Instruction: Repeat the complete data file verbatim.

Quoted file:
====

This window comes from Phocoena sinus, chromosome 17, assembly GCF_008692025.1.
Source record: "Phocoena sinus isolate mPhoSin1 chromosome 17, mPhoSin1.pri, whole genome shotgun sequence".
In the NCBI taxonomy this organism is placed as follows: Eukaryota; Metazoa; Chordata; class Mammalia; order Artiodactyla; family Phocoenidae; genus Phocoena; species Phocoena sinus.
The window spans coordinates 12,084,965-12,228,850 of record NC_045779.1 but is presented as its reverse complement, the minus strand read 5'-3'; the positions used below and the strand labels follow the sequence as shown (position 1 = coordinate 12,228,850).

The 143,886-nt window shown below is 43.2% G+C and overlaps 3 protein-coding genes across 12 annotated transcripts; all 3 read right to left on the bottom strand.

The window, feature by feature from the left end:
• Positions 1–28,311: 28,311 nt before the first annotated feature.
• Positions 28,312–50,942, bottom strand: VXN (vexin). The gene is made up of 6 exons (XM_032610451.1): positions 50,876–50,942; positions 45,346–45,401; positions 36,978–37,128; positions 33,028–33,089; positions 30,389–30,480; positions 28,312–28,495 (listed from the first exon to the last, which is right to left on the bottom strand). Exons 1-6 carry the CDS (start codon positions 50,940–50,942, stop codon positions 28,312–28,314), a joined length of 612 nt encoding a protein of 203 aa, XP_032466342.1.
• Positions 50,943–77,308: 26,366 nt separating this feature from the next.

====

This window comes from Phocoena sinus, chromosome 17, assembly GCF_008692025.1.
Source record: "Phocoena sinus isolate mPhoSin1 chromosome 17, mPhoSin1.pri, whole genome shotgun sequence".
In the NCBI taxonomy this organism is placed as follows: Eukaryota; Metazoa; Chordata; class Mammalia; order Artiodactyla; family Phocoenidae; genus Phocoena; species Phocoena sinus.
The window spans coordinates 12,084,965-12,228,850 of record NC_045779.1 but is presented as its reverse complement, the minus strand read 5'-3'; the positions used below and the strand labels follow the sequence as shown (position 1 = coordinate 12,228,850).

The 143,886-nt window shown below is 43.2% G+C and overlaps 3 protein-coding genes across 12 annotated transcripts; all 3 read right to left on the bottom strand.

The window, feature by feature from the left end:
• Positions 1–28,311: 28,311 nt before the first annotated feature.
• Positions 28,312–50,942, bottom strand: VXN (vexin). The gene is made up of 6 exons (XM_032610451.1): positions 50,876–50,942; positions 45,346–45,401; positions 36,978–37,128; positions 33,028–33,089; positions 30,389–30,480; positions 28,312–28,495 (listed from the first exon to the last, which is right to left on the bottom strand). Exons 1-6 carry the CDS (start codon positions 50,940–50,942, stop codon positions 28,312–28,314), a joined length of 612 nt encoding a protein of 203 aa, XP_032466342.1.
• Positions 50,943–77,308: 26,366 nt separating this feature from the next.